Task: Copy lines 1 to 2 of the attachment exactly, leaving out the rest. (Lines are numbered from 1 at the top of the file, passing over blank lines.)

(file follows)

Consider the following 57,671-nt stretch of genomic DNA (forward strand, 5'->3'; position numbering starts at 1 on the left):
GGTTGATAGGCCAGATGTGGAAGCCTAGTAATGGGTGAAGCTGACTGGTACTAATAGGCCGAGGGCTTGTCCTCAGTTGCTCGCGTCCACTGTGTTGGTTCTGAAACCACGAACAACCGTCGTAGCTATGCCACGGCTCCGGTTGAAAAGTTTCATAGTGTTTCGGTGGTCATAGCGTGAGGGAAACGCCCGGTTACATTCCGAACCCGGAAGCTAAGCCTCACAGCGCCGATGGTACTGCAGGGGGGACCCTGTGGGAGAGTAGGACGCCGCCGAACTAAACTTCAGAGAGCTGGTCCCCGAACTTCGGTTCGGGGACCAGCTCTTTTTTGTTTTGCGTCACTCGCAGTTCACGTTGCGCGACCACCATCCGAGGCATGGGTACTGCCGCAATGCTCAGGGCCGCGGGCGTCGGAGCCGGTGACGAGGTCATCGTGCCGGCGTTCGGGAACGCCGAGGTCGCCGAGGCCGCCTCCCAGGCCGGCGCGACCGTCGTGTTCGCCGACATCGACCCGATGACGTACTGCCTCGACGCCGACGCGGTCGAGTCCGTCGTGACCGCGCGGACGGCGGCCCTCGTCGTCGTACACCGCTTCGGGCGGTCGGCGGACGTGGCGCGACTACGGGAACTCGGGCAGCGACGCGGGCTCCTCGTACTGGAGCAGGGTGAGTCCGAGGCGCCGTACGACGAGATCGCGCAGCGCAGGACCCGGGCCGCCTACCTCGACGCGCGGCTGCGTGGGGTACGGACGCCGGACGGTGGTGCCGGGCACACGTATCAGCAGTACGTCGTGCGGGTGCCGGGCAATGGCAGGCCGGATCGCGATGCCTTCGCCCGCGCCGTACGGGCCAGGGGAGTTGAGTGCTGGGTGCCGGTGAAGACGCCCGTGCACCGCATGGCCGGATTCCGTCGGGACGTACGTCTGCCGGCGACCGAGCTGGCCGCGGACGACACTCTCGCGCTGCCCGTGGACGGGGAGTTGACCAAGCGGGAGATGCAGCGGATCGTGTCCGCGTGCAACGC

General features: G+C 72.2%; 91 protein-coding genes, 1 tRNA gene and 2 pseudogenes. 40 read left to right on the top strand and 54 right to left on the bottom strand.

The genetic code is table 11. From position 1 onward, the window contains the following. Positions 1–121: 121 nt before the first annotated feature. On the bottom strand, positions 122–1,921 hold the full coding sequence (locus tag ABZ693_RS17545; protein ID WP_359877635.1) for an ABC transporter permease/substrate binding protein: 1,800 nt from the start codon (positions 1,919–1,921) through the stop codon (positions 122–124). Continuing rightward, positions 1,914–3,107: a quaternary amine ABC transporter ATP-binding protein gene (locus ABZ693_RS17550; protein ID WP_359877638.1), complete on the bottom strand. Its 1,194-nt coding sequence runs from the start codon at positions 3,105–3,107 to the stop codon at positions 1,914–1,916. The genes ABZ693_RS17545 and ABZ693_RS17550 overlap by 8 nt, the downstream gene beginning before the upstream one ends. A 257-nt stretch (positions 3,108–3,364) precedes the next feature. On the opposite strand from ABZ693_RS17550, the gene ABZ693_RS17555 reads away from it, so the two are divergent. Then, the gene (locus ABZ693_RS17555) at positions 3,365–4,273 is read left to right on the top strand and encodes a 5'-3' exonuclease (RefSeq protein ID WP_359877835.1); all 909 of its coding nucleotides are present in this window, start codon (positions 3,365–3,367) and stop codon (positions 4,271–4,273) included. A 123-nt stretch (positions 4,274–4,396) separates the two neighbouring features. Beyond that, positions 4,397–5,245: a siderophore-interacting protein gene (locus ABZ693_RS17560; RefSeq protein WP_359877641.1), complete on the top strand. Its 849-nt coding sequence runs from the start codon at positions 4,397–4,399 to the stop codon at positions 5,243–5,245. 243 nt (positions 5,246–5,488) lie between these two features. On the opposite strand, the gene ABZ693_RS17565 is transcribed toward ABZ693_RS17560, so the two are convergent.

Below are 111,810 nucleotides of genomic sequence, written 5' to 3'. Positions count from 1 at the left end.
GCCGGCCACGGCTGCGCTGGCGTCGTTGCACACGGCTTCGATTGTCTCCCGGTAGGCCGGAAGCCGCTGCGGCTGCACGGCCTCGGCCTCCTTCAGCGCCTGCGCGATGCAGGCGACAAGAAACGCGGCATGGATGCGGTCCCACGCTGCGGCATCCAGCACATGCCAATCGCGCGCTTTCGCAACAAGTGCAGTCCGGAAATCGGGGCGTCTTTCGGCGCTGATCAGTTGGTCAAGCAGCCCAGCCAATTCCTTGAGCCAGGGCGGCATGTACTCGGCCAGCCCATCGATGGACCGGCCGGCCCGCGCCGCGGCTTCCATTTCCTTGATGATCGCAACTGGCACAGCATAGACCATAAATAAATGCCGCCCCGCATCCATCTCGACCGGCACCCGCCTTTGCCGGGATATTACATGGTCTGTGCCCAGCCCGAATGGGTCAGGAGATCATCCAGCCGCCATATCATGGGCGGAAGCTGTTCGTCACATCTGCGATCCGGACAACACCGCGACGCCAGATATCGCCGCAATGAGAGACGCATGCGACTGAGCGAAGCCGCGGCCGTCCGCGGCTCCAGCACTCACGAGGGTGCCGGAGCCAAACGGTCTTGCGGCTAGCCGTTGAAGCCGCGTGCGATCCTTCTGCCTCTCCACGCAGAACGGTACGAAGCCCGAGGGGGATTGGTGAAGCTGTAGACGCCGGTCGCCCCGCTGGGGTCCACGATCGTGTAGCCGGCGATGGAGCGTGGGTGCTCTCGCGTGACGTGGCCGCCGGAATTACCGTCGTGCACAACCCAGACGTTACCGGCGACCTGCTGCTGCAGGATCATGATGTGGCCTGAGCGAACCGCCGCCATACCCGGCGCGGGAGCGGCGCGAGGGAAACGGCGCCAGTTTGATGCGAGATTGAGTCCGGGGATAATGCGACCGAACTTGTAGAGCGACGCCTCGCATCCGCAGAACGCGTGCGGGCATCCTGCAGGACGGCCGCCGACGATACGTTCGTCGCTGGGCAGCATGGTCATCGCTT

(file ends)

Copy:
Consider the following 57,671-nt stretch of genomic DNA (forward strand, 5'->3'; position numbering starts at 1 on the left):
GGTTGATAGGCCAGATGTGGAAGCCTAGTAATGGGTGAAGCTGACTGGTACTAATAGGCCGAGGGCTTGTCCTCAGTTGCTCGCGTCCACTGTGTTGGTTCTGAAACCACGAACAACCGTCGTAGCTATGCCACGGCTCCGGTTGAAAAGTTTCATAGTGTTTCGGTGGTCATAGCGTGAGGGAAACGCCCGGTTACATTCCGAACCCGGAAGCTAAGCCTCACAGCGCCGATGGTACTGCAGGGGGGACCCTGTGGGAGAGTAGGACGCCGCCGAACTAAACTTCAGAGAGCTGGTCCCCGAACTTCGGTTCGGGGACCAGCTCTTTTTTGTTTTGCGTCACTCGCAGTTCACGTTGCGCGACCACCATCCGAGGCATGGGTACTGCCGCAATGCTCAGGGCCGCGGGCGTCGGAGCCGGTGACGAGGTCATCGTGCCGGCGTTCGGGAACGCCGAGGTCGCCGAGGCCGCCTCCCAGGCCGGCGCGACCGTCGTGTTCGCCGACATCGACCCGATGACGTACTGCCTCGACGCCGACGCGGTCGAGTCCGTCGTGACCGCGCGGACGGCGGCCCTCGTCGTCGTACACCGCTTCGGGCGGTCGGCGGACGTGGCGCGACTACGGGAACTCGGGCAGCGACGCGGGCTCCTCGTACTGGAGCAGGGTGAGTCCGAGGCGCCGTACGACGAGATCGCGCAGCGCAGGACCCGGGCCGCCTACCTCGACGCGCGGCTGCGTGGGGTACGGACGCCGGACGGTGGTGCCGGGCACACGTATCAGCAGTACGTCGTGCGGGTGCCGGGCAATGGCAGGCCGGATCGCGATGCCTTCGCCCGCGCCGTACGGGCCAGGGGAGTTGAGTGCTGGGTGCCGGTGAAGACGCCCGTGCACCGCATGGCCGGATTCCGTCGGGACGTACGTCTGCCGGCGACCGAGCTGGCCGCGGACGACACTCTCGCGCTGCCCGTGGACGGGGAGTTGACCAAGCGGGAGATGCAGCGGATCGTGTCCGCGTGCAACGC